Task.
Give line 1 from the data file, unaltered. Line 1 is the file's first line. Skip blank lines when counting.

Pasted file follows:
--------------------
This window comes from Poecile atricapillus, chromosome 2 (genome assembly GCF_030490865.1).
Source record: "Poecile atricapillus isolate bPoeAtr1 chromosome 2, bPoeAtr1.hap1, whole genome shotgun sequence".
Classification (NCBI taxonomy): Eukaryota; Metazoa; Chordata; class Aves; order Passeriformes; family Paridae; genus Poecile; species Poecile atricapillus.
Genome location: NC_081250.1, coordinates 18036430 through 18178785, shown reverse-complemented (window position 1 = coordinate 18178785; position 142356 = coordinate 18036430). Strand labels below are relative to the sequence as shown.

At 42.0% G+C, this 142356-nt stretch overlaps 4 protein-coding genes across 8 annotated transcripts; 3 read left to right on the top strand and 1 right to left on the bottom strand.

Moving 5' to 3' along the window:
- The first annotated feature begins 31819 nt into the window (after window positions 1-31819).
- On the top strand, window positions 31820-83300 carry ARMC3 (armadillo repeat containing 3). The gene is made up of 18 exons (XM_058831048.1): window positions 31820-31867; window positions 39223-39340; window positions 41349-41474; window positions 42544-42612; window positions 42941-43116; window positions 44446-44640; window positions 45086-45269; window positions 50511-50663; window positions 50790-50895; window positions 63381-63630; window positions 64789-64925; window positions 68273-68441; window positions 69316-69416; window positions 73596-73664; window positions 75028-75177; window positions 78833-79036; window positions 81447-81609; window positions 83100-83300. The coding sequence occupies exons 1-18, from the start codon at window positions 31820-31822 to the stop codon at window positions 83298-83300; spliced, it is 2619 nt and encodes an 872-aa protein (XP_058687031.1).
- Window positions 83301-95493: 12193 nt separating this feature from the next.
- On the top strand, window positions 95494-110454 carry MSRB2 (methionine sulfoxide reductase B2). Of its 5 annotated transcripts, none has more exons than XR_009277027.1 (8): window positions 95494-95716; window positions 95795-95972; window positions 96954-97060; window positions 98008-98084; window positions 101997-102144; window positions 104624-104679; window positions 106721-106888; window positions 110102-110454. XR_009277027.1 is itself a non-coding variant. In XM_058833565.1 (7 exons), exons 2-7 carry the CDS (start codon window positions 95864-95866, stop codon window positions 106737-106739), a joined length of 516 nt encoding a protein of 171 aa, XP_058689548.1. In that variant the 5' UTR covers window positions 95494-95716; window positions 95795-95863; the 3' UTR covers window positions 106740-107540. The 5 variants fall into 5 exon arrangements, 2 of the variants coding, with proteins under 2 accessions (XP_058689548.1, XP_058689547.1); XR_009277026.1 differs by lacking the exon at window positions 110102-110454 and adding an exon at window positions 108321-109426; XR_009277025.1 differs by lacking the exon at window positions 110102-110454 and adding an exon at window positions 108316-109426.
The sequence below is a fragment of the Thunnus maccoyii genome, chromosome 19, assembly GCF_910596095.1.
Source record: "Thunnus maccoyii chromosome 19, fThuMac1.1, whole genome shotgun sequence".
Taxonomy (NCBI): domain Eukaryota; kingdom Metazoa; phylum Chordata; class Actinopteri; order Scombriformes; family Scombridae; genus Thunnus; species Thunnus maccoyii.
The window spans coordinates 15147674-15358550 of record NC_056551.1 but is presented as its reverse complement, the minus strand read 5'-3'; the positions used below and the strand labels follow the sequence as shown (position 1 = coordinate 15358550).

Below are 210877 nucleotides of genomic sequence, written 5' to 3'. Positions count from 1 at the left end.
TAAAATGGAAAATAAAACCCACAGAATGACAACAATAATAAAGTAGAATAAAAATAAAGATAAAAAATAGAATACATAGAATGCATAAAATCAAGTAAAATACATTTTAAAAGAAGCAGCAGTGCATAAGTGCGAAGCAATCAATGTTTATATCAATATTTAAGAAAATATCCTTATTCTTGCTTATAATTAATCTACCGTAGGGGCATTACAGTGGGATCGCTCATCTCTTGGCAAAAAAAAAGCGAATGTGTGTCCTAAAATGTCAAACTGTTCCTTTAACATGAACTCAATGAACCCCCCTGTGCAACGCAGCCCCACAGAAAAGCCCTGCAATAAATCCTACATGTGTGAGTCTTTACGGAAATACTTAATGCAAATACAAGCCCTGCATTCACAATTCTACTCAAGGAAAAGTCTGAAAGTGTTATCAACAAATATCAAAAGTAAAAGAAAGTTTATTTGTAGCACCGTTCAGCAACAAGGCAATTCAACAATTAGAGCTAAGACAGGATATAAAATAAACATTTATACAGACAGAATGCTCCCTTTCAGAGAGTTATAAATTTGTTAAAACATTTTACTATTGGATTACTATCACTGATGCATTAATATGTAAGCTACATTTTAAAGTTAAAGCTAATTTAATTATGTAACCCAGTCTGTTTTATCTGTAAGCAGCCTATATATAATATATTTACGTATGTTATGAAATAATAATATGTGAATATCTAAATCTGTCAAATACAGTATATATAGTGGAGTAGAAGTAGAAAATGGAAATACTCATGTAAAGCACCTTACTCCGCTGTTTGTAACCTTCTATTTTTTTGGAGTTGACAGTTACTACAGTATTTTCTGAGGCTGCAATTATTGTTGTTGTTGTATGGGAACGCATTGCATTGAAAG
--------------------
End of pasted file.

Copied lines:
This window comes from Poecile atricapillus, chromosome 2 (genome assembly GCF_030490865.1).